World's first human head transplant ‘imminent’ – Italian surgeon

World's first human head transplant ‘imminent’ – Italian surgeon
Controversial Italian doctor Sergio Canavero claims he’s carried out the world’s first successful human head transplant, albeit on a corpse. Canavero says a transplant on a live subject is now imminent.

Canavero made his extraordinary announcement Friday, at a press conference in the Austrian capital, Vienna. The Italian neurologist said he carried out the posthumous operation in China and that his newly developed techniques for re-connecting the spine, nerves and blood vessels, allowing the head and body to work in tandem, were a success.

“The first human transplant on human cadavers has been done,” he said. “A full head swap between brain dead organ donors is the next stage. And that is the final step for the formal head transplant for a medical condition which is imminent,” he added.

Speaking to RT, Canavero praised China and the team of Chinese surgeons led by Xiaoping Ren for performing a head transplant under his supervision.

“Today is the day of glory for China, because China really proved itself to be a scientific superpower to be reckoned with, by carrying out this amazing surgery that lasted 18 hours,” Canavero said.

Canavero launched the head transplant project in 2013, and now says he is working on another new and “real original” project, abbreviated BRAVE (Brain Anastomosis Venture) that would see him performing a “full-brain transplant.”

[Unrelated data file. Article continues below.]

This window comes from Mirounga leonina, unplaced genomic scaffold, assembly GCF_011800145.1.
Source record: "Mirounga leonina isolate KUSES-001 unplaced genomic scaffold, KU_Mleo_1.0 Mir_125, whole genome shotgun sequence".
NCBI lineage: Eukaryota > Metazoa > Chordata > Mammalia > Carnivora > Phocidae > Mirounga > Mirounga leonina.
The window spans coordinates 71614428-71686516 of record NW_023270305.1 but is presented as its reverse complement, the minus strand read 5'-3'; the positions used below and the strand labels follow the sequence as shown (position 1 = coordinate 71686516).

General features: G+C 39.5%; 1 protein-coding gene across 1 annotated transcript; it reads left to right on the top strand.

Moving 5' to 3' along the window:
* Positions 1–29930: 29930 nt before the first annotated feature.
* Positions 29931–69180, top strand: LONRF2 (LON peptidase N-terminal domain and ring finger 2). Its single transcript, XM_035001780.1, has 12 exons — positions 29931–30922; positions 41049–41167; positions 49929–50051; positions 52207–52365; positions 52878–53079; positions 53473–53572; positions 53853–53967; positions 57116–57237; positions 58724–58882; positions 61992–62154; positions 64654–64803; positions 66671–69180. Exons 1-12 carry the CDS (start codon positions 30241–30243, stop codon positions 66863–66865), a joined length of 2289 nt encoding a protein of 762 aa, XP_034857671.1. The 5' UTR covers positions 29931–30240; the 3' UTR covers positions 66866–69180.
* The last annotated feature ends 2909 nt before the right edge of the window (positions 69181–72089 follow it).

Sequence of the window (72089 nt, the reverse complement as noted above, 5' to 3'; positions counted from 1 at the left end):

“I knew for a fact that a head transplant would be more palatable to at least, to people, to scientists because it has already been carried out in the Soviet Union by Demikhov, in the United States, by Robert White,” Canavero told RT, explaining his decision to start with head transplantation.

Canavero's live head transplant, originally planned for December 2017, sounds like the stuff of science fiction.

Several dozen surgeons will work with Canavero to simultaneously sever the spinal chords of the donor (body) and recipient (head) with a diamond blade, in a 24-hour procedure. The recipient’s brain will be cooled to a state of deep hypothermia to prevent immediate death as the team of surgeons carry out their laborious tasks. Canavero previously claimed that his first patient will be Chinese, despite the fact that when he first announced the procedure two years ago, he already had his first volunteer.

Valery Spiridonov, a Russian tech scientist, reached out to him saying that he was willing to participate. Spiridonov suffers from a rare muscle-wasting disorder and believes that the operation could be his chance for a longer life.

“This technology is similar to the first man to walk in space. This is because in the future it will help thousands of people who are in an even more deplorable state than I am,” Spiridonov told RT.

As he touched on Spiridonov's plight Canavero said the ailing Russian was his “personal problem.”

“When I came back from China first time two years ago I made it clear to journalists that were reporting on this, that I don’t really think China is going to do this on Valeri for one reason – because Valeri is a Russian, has a white complexion, and a Chinese complexion is a little bit different,” Canavero said, pointing to potential psychological and physiological difficulties with adaptation.

Canavero has previously said that his Chinese partner Xiaoping Ren already successfully carried out an animal head transplant on a monkey in January, 2016. According to the Italian, the monkey survived the transplant without any neurological injury for 20 hours before being euthanized for ethical reasons.

However, that operation cannot be considered a ‘full’ head transplant as the team did not attempt to join the spinal cords and the animal would have been completely paralyzed.